You arrive in this way at the top of the valley of Matarot; here the trail becomes less evident, and runs along the flanks of the foothills of the Lobbia. Due to erosion, every year the track changes more or less significantly.
After a considerable effort, you reach the rocky ramparts that close the valley; on the left you see a big waterfall (depending on the time and period, the amount of water that falls can greatly vary) that pours into the valley the water that results from melting of snow and ice of the Lobbia Glacier, that is in a higher position, still not visible.
You go along a long stretch equipped with cables (be careful in case of rain, because the slippery rocks are smoothed by the ice), that goes up the rocky slope, not too steep. The last part of the rocky section, less steep and therefore not equipped with a lanyard, leads you up to the top of the glacier.
Here, near a pond of melting ice, you leave the visible track (leading to the shelter at the Refuge Caduti dell'Adamello, near Passo della Lobbia Alta) and you go to the left, up on the glacier.
There, after wearing the appropriate gear, you start climbing the glacier (initially not very steep and with few crevasses) in the direction of the Passo Val di Fumo, overcoming on your right the Cresta Croce and the Dosson di Genoa, and on your left the Crozzon di Lares and peak Attilio Calvi.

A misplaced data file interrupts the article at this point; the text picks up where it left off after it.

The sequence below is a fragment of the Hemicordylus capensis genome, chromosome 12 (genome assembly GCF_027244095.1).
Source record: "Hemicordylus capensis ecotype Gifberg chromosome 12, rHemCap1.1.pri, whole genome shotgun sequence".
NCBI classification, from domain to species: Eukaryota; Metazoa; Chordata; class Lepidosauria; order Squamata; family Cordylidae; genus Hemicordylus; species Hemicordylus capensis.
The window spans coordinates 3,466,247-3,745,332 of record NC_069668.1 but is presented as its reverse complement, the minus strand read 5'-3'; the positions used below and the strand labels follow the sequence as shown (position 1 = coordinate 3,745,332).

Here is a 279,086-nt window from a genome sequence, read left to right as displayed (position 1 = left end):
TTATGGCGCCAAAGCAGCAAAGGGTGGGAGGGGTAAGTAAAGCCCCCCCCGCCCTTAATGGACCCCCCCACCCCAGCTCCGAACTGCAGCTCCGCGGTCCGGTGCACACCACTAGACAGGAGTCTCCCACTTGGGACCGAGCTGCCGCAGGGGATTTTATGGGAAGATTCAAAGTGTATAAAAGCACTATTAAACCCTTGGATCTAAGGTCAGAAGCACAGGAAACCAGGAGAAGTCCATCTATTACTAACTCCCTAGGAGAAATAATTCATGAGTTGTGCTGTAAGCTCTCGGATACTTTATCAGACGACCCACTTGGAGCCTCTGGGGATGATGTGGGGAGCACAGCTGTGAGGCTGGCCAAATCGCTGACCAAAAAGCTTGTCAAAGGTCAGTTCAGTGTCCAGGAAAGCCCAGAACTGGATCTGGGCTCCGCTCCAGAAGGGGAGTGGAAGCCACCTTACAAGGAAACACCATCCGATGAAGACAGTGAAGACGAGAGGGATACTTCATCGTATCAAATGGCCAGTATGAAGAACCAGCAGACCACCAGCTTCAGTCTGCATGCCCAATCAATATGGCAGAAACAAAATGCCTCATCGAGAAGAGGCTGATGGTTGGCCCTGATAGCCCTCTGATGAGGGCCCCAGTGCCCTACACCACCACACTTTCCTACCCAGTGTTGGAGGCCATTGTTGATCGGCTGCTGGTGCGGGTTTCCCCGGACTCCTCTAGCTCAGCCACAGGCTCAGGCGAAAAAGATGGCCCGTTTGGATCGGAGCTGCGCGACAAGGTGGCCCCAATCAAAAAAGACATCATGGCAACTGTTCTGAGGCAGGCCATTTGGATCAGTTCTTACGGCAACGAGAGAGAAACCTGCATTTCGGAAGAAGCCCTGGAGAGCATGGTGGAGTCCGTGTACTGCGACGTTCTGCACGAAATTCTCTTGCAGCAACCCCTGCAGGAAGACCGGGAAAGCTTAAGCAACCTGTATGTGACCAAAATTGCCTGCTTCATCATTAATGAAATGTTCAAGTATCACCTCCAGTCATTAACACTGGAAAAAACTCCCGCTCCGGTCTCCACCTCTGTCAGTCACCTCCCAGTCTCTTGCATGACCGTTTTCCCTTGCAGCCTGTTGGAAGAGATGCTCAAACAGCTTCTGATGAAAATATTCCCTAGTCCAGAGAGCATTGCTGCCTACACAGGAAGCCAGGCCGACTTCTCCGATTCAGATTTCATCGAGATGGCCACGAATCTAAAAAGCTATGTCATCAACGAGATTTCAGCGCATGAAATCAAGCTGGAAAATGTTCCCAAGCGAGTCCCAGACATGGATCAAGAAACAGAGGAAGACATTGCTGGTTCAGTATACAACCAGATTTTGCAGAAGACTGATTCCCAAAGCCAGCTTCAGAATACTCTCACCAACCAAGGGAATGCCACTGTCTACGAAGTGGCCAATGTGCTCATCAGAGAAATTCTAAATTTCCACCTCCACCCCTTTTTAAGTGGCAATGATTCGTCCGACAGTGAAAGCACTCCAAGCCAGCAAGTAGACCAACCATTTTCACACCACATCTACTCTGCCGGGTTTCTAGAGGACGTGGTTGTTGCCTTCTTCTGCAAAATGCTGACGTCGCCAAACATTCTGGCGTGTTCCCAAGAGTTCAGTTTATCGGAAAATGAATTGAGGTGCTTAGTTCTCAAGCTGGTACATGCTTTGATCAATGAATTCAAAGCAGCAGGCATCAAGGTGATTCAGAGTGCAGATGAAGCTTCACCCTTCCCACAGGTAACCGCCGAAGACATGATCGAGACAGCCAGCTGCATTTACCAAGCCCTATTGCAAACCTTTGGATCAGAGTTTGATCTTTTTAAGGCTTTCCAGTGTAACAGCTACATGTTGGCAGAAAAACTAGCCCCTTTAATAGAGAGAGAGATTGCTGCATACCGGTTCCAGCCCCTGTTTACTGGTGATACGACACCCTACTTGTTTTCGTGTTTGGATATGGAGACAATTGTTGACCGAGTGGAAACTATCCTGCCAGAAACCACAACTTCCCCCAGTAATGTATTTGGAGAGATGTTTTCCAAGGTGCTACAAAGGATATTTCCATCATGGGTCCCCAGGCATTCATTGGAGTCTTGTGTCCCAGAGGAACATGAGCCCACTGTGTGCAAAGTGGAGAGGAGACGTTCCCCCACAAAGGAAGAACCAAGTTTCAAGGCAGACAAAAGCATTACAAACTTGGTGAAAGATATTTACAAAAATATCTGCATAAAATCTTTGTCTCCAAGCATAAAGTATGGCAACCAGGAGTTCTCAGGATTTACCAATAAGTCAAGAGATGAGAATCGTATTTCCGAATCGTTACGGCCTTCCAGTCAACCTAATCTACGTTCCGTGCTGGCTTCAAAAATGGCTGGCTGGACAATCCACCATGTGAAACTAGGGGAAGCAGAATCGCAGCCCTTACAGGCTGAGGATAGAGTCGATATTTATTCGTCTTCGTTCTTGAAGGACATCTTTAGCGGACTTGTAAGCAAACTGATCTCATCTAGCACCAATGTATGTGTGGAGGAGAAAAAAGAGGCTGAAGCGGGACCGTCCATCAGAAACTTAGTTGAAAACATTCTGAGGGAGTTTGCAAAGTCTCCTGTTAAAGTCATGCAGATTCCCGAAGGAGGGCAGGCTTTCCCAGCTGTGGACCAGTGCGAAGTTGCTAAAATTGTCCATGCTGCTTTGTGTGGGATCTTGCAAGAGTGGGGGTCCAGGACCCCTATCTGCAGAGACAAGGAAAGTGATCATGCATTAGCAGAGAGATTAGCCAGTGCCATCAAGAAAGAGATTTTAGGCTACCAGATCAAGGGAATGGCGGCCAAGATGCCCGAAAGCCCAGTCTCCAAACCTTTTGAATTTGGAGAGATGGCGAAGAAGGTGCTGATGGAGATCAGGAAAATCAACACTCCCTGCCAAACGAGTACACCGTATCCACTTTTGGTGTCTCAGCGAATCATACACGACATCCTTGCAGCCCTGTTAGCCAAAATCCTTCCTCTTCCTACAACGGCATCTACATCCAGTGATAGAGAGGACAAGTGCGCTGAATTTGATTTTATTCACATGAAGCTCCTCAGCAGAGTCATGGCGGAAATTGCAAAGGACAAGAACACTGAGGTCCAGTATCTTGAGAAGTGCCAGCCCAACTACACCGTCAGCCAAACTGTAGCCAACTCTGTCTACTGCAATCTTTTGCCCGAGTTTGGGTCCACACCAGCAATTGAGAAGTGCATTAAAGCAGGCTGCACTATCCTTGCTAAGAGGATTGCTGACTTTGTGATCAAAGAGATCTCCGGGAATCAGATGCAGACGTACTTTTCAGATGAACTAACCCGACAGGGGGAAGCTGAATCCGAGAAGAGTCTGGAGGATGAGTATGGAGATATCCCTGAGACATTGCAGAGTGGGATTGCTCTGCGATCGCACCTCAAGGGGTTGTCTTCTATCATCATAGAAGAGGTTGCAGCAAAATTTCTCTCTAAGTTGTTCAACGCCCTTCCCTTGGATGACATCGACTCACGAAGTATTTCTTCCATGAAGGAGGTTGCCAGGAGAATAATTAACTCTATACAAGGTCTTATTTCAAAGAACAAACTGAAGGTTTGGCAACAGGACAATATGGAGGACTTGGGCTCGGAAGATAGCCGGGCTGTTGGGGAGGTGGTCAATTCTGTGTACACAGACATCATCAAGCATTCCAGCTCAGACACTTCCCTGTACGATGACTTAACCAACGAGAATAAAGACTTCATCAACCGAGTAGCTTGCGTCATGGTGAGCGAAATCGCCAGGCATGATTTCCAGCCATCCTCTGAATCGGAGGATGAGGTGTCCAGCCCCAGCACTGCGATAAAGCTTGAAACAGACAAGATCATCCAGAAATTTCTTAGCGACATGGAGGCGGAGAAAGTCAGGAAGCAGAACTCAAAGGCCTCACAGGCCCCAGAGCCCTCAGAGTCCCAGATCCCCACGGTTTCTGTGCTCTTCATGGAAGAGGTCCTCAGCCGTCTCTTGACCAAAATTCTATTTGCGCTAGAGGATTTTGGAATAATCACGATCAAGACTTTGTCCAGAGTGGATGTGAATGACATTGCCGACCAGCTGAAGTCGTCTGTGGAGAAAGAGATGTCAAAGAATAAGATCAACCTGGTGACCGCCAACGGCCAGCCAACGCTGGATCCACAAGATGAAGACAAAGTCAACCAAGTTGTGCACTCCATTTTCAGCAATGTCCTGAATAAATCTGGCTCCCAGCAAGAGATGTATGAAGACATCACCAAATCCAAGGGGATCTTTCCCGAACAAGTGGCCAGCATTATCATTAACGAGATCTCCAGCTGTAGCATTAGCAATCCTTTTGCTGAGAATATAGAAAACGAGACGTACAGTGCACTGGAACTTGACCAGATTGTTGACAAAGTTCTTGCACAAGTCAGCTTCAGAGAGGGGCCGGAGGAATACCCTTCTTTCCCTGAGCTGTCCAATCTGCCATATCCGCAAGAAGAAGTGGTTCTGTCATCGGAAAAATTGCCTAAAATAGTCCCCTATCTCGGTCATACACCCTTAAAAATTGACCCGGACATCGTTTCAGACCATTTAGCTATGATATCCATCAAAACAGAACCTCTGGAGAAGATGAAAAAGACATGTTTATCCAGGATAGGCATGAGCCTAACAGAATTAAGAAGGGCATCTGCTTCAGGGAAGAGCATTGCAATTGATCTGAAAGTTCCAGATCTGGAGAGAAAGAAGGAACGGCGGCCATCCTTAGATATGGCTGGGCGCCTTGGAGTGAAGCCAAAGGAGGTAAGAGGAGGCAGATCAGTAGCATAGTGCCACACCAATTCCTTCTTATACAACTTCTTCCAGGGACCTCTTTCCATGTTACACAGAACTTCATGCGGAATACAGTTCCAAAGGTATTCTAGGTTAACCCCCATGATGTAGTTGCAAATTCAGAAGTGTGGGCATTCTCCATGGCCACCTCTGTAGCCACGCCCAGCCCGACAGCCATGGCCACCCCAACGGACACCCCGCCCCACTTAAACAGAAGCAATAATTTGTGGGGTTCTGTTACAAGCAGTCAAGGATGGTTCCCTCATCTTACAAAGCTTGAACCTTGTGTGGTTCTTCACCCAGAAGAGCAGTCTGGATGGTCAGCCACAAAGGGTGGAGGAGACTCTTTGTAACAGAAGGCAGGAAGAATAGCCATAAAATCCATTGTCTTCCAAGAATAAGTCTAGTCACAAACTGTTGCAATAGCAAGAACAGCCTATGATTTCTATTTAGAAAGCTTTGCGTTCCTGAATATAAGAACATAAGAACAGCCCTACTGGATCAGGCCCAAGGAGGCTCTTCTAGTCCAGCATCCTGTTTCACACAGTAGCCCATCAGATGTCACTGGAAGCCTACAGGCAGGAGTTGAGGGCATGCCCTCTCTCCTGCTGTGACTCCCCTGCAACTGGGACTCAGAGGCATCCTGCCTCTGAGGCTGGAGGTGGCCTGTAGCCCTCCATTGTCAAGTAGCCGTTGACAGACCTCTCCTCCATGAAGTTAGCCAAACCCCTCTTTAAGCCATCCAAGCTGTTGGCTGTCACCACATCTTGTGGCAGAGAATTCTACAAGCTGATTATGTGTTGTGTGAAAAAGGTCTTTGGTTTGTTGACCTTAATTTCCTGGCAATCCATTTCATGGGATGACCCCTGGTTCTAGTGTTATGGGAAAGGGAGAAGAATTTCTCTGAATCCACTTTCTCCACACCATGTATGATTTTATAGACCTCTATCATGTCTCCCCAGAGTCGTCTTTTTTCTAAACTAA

Beware of some crevasse near the pass.
Once at the pass, continue uphill to the left towards the Passo di Cavento. In the past, the glacier was much higher and therefore the passage was easier, now the top of ice section is about 50 meters lower, so it is necessary to climb up (with the help of a metal cable), on rocks and debris. Without the lanyard, the difficulty would be between the first and the second degree.
Near the pass is the bivouac Laeng, a rudimentary metal sheet shelter. You now go back down the other side of the pass, again on rocks and debris (metal cable) to move to the glacier of Lares. Beware of the crevasses.